Judicial independence

An “independent judiciary is something we should all be thankful for,” Roberts said after the president's partisan critique of a federal judge.
"With no guarantees of basic freedoms, the fundamental rights of Polish citizens will be destroyed," said the top justice.
Real questions exist whether the rumored court-packing plan could survive legal challenge. However, legal challenges aside
The Supreme Court is hearing a case tomorrow that threatens to further politicize the bench at a time of skyrocketing spending in judicial races.
Sometimes we can learn more about global forces from small countries than large ones. So it is with the recent struggles over the Supreme Court in the Maldives, the tiny island nation in the Indian Ocean better known for its high-end resorts.
Decisions in favor of groups like the American Petroleum Institute and the Chamber of Commerce by judges who attended seminars sponsored by the same institutions have led to the perception that corporations and conservative groups can buy judicial influence.
This is a crisis that has long murmurings in our political culture, but one that the LGBT rights movement has brought to a nasty and shameful head. The crisis: a threat to judicial independence.
Gingrich apparently has this view that judicial independence and separation of powers are some quaint old relics that have seen better days.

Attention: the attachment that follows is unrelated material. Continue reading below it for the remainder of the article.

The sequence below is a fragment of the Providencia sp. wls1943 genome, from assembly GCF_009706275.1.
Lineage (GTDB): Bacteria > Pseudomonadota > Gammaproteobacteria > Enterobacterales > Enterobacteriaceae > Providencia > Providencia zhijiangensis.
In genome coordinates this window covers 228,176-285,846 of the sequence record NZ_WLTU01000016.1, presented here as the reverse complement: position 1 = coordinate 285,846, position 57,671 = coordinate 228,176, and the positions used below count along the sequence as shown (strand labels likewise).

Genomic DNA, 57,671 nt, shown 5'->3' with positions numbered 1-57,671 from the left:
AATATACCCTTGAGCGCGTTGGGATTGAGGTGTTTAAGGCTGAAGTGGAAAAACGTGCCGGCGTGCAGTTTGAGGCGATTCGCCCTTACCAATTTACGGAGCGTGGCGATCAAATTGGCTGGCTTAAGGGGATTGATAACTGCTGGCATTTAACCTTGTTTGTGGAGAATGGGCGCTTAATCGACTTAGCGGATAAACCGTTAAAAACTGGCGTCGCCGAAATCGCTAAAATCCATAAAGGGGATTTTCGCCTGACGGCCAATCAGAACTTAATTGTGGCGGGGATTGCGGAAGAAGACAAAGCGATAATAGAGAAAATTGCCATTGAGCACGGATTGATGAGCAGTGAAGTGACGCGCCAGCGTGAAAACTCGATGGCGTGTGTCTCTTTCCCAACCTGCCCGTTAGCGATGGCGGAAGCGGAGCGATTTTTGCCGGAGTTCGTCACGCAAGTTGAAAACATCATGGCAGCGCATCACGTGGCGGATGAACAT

Gingrich's attack on the judiciary -- he would abolish courts that issued wrong-headed opinions, force judges to explain their rulings, cut funding for courts and impeach more judges -- is egotistical bluster.
Since when we have ever required judges to disclose the details of the personal lives in such a manner? On what basis does one's sexual orientation affect his or her ability to determine the legality of matters?
The GOP keeps insisting that judges be held accountable; that somehow public opinion should influence outcomes. Nothing could be more inaccurate or contrary to constitutional principles.
Yet meanwhile, many progressives inadvertently embolden fire-breathing sycophants like Glenn Beck by putting Obama/Boxer
Justice of a state supreme court is not a police officer or sheriff. He or she is there to follow statutes and case law precedent and to mete out justice. Sometimes that might mean making a decision that requires siding with someone unsavory or unpopular.
Judicial candidates running election campaigns sound more like they are running for sheriff than running to be a neutral arbiter of the law.